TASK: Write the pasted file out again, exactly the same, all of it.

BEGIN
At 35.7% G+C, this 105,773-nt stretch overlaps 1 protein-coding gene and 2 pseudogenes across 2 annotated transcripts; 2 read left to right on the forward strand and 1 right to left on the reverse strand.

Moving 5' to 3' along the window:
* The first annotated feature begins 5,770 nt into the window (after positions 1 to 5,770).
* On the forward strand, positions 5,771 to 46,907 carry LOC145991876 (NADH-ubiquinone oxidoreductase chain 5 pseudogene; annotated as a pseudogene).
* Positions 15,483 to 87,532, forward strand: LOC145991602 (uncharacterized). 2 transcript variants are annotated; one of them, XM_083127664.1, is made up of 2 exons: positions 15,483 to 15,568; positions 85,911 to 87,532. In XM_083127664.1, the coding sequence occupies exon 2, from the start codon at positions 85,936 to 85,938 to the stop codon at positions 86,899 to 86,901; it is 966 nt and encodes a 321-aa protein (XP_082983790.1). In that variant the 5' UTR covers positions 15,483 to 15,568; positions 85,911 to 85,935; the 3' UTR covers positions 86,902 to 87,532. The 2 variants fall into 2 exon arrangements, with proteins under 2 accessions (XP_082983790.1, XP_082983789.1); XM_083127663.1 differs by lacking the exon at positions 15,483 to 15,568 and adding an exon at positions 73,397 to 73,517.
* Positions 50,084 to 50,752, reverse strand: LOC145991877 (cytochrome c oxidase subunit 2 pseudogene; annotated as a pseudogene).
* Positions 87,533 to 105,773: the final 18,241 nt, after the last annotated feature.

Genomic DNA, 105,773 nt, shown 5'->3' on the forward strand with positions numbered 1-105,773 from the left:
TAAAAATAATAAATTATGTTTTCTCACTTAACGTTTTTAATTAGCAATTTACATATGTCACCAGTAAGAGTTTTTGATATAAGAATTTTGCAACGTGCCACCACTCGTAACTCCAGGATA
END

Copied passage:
At 35.7% G+C, this 105,773-nt stretch overlaps 1 protein-coding gene and 2 pseudogenes across 2 annotated transcripts; 2 read left to right on the forward strand and 1 right to left on the reverse strand.

Moving 5' to 3' along the window:
* The first annotated feature begins 5,770 nt into the window (after positions 1 to 5,770).
* On the forward strand, positions 5,771 to 46,907 carry LOC145991876 (NADH-ubiquinone oxidoreductase chain 5 pseudogene; annotated as a pseudogene).
* Positions 15,483 to 87,532, forward strand: LOC145991602 (uncharacterized). 2 transcript variants are annotated; one of them, XM_083127664.1, is made up of 2 exons: positions 15,483 to 15,568; positions 85,911 to 87,532. In XM_083127664.1, the coding sequence occupies exon 2, from the start codon at positions 85,936 to 85,938 to the stop codon at positions 86,899 to 86,901; it is 966 nt and encodes a 321-aa protein (XP_082983790.1). In that variant the 5' UTR covers positions 15,483 to 15,568; positions 85,911 to 85,935; the 3' UTR covers positions 86,902 to 87,532. The 2 variants fall into 2 exon arrangements, with proteins under 2 accessions (XP_082983790.1, XP_082983789.1); XM_083127663.1 differs by lacking the exon at positions 15,483 to 15,568 and adding an exon at positions 73,397 to 73,517.
* Positions 50,084 to 50,752, reverse strand: LOC145991877 (cytochrome c oxidase subunit 2 pseudogene; annotated as a pseudogene).
* Positions 87,533 to 105,773: the final 18,241 nt, after the last annotated feature.

Genomic DNA, 105,773 nt, shown 5'->3' on the forward strand with positions numbered 1-105,773 from the left:
TAAAAATAATAAATTATGTTTTCTCACTTAACGTTTTTAATTAGCAATTTACATATGTCACCAGTAAGAGTTTTTGATATAAGAATTTTGCAACGTGCCACCACTCGTAACTCCAGGATA